• I've been programming professionally for 35 years. And, I have come to the conclusion that the languages, libraries and MOST of the tools are utterly irrelevant.

    Clear thought is important. And, to support this: Source control is important. On-line editing with macros are important. Literate programming is important (DE Knuth -- http://en.wikipedia.org/wiki/L... [wikipedia.org]). Garbage collection is (reasonably) important. Illustrations are important. Documentation rendering is important.

    Hell, most of my programs are 90% documentation. Bugs? Very rare.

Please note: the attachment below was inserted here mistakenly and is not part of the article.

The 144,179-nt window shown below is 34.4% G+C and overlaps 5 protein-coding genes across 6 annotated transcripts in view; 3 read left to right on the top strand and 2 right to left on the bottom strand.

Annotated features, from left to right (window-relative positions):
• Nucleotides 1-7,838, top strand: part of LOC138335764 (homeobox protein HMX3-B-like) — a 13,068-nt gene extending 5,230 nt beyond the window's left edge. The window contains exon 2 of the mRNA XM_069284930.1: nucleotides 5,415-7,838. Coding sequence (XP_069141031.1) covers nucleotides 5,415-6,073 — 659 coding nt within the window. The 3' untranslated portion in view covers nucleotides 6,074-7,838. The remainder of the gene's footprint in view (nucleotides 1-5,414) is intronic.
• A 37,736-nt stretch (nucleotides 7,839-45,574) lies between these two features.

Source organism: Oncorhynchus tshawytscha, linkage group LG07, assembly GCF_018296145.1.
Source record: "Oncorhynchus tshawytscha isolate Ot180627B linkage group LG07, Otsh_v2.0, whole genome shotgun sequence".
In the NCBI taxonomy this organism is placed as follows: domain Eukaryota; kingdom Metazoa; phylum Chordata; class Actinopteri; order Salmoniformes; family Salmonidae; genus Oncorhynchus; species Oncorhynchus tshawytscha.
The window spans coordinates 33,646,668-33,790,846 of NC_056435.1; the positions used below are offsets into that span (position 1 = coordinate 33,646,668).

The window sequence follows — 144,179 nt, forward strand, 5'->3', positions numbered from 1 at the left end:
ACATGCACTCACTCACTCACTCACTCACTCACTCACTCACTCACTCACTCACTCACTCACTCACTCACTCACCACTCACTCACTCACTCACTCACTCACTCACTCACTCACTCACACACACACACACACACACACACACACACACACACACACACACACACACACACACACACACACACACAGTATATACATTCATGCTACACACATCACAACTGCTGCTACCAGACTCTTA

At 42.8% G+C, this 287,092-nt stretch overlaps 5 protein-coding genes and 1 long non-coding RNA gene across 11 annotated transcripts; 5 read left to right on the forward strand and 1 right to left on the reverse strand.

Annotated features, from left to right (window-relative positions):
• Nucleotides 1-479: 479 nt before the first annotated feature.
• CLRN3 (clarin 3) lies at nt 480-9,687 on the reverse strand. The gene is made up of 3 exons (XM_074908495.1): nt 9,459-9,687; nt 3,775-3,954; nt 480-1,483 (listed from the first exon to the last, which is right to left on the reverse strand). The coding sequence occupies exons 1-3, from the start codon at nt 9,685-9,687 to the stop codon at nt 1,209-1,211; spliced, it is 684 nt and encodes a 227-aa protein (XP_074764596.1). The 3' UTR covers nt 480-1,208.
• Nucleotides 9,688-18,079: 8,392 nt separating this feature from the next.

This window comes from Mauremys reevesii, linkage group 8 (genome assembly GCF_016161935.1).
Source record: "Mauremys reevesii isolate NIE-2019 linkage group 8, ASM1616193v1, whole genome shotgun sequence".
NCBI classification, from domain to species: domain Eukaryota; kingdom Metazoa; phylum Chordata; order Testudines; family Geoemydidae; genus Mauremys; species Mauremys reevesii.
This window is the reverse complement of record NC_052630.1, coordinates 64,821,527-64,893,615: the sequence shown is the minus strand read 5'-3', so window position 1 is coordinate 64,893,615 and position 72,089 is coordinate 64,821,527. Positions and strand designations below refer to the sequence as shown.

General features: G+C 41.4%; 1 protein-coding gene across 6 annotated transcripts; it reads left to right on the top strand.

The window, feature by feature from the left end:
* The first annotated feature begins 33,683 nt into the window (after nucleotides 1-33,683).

The SINGLE most important tool that has advanced things for me in the past 20 years? Web Browsers (HTML). Makes reading programs as literary works accessible. My programs, anyway.

    Past 30 years? Literate Programming (with TDD)

    Past 35 years? Scheme.

    I expect my programs to be read. As literary works. That's how I write them. Most is prose, with some magic formulas. Fully cross-referenced for your browsing pleasure. With side notes and illustrations. And even audio commentary and video snippets.

    These days, I see a lot of code that CANNOT be read without using an "IDE". The brain (my brain, anyway) cannot keep the required number of methods and members. Discussing the program becomes... impossible. And that which cannot be discussed and reasoned about cannot be reliable. Illustrations and diagrams need to be generated, and references from the code to those are needed.

    So, invert it and make the diagram and documentation primary, and the code itself secondary to that. In other words, Knuth's Literate Programming.